High school, with all of its pressures and the looming possibilities of what comes next, is a hard time. Kids’ minds are filled with the prospects of jobs both now and in the future, tests they may be taking, and questions about college and what they should study. This is an excellent time to show kids that others care about them.

Many schools have some sort of resource center, with varying amounts of information and contacts for students. With a little help from the adults in your neighborhood, you can provide even more. Make yourselves a resource for the kids.

Get as many people as you can in your neighborhood to write a short summary of what kind of work they do or what kind of job skills they have, along with contact information. Organize the information into a booklet to create a neighborhood resource center. If possible, create a Web version, too.

Kids in your neighborhood can use this resource to learn more about various occupations, find possible mentors, and participate in job shadowing experiences. This could also be used as a resource for kids to find cool summer jobs or internships!

Next, create a college resource. As with the job booklet, ask neighbors to write informational pieces on the schools they attended and the degree programs they majored in.

Helpful hint: With college entrance exams like the SAT and ACT, kids will need help again. You can procure test-preparation books and software from Kaplan or The Princeton Review and provide them to students at a lower cost or for free.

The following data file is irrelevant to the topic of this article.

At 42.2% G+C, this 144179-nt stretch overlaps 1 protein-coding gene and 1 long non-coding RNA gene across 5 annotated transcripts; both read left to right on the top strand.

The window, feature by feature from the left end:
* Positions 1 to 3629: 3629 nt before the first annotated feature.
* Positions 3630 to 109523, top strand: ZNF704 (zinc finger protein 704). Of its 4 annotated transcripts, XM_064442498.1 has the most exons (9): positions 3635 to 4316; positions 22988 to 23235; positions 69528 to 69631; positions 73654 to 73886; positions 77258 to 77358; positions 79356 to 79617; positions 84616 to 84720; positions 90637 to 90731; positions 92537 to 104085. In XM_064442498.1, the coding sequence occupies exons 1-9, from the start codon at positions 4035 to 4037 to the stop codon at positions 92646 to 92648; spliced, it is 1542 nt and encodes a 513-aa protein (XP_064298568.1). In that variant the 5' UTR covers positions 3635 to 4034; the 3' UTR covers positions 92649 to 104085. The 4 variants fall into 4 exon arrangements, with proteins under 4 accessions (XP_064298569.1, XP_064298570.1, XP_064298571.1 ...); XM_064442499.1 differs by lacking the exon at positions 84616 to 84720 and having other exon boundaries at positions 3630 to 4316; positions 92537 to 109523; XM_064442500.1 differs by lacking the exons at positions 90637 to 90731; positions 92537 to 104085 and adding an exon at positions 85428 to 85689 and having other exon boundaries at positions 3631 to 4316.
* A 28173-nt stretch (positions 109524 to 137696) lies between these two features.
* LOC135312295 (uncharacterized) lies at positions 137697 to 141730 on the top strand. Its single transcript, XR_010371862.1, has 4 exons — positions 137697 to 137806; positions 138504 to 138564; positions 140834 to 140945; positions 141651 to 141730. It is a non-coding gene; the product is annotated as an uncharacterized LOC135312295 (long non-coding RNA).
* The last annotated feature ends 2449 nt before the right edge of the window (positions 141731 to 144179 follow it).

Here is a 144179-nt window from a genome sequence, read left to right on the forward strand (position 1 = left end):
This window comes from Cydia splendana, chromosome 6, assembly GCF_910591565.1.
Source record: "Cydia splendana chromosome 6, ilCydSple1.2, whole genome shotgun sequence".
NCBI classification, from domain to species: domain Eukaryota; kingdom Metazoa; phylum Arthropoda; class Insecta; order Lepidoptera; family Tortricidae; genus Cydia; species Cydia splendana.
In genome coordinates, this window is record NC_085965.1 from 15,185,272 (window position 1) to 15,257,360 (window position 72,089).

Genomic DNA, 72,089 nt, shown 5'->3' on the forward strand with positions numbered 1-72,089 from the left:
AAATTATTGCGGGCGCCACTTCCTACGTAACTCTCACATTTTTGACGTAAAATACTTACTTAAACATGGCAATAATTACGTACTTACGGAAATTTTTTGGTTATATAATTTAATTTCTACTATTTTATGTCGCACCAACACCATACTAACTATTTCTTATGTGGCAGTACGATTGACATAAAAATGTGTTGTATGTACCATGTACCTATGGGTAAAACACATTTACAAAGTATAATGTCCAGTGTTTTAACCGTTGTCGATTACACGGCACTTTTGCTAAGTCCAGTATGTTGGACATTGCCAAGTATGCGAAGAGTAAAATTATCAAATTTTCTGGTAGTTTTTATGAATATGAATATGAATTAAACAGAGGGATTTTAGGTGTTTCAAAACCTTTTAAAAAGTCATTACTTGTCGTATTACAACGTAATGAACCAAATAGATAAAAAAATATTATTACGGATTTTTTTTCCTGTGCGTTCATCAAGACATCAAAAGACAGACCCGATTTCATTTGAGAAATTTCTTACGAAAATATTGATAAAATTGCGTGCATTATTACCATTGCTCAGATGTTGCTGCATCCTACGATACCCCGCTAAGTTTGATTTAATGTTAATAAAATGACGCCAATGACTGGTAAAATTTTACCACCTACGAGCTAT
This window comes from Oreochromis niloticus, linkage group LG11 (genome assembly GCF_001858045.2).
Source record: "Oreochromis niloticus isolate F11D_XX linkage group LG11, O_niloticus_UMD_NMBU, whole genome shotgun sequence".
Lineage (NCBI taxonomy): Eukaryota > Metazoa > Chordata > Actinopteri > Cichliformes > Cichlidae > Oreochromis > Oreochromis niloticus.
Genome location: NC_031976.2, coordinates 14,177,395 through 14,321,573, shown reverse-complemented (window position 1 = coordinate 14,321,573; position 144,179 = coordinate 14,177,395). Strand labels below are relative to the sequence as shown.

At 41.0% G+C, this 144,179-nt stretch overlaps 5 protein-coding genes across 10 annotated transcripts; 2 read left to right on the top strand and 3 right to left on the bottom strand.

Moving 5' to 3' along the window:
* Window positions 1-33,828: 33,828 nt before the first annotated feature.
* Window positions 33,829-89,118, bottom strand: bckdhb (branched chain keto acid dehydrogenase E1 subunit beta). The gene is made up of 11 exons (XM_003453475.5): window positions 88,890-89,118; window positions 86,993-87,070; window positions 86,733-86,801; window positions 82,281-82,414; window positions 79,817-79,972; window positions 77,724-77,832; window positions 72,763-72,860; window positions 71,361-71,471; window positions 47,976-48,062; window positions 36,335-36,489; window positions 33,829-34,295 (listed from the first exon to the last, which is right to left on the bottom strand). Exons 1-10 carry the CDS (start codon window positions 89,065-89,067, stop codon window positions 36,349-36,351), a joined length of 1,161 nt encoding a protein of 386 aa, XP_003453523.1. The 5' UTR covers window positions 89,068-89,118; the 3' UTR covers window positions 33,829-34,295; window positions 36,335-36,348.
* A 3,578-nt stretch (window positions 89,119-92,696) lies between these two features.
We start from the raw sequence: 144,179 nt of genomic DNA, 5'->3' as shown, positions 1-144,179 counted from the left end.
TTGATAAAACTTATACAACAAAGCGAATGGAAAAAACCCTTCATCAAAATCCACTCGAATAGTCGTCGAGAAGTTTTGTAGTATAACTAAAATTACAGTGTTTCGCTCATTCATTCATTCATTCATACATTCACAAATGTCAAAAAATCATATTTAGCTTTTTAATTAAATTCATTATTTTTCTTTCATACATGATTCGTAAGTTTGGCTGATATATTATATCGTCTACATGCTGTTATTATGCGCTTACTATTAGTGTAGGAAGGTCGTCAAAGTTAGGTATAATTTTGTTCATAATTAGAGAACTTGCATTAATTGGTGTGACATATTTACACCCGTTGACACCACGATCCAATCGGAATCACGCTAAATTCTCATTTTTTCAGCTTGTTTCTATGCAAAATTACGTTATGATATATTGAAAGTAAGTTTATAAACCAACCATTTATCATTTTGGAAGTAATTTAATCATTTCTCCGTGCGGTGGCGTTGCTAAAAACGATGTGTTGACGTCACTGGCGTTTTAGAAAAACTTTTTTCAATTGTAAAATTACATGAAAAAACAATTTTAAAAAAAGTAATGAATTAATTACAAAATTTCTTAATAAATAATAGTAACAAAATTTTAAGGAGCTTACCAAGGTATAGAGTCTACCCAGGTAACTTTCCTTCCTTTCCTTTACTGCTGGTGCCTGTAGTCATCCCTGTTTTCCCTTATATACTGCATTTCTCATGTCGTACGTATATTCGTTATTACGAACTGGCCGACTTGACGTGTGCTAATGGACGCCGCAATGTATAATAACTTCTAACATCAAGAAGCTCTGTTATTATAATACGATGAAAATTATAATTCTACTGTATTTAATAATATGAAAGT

Instant Intentions

Each of these resources acts as a way of connecting with neighborhood kids; it opens the door to relationships and gives an opportunity for youth to see local adults as people they can look to for help and guidance. Whenever possible, be willing to share faith experiences from your college days and professional career.

-          From the book, Field Guide to Neighborhood Outreach by Group Publishing, 2007.

Note: Another educational idea might be to organize a “field trip” for kids to local college campuses, such as MATC, Marquette University, UWM, or MSOE. Have neighbors who are alumni of these universities be the tour guides for the day – the kids may also be more comfortable asking questions to neighbors they know rather than a university representative. Also, stores such as Half-Price Books are great places to find SAT/ACT prep materials at a discounted price.   The outreach ideas in this column, in addition to building relationships, will also help high school students feel more confident about their post-graduation choices. Such confidence is invaluable during a life transition that evokes insecurity.  –  Lisa Jaeger, Director of Assimilation and Deployment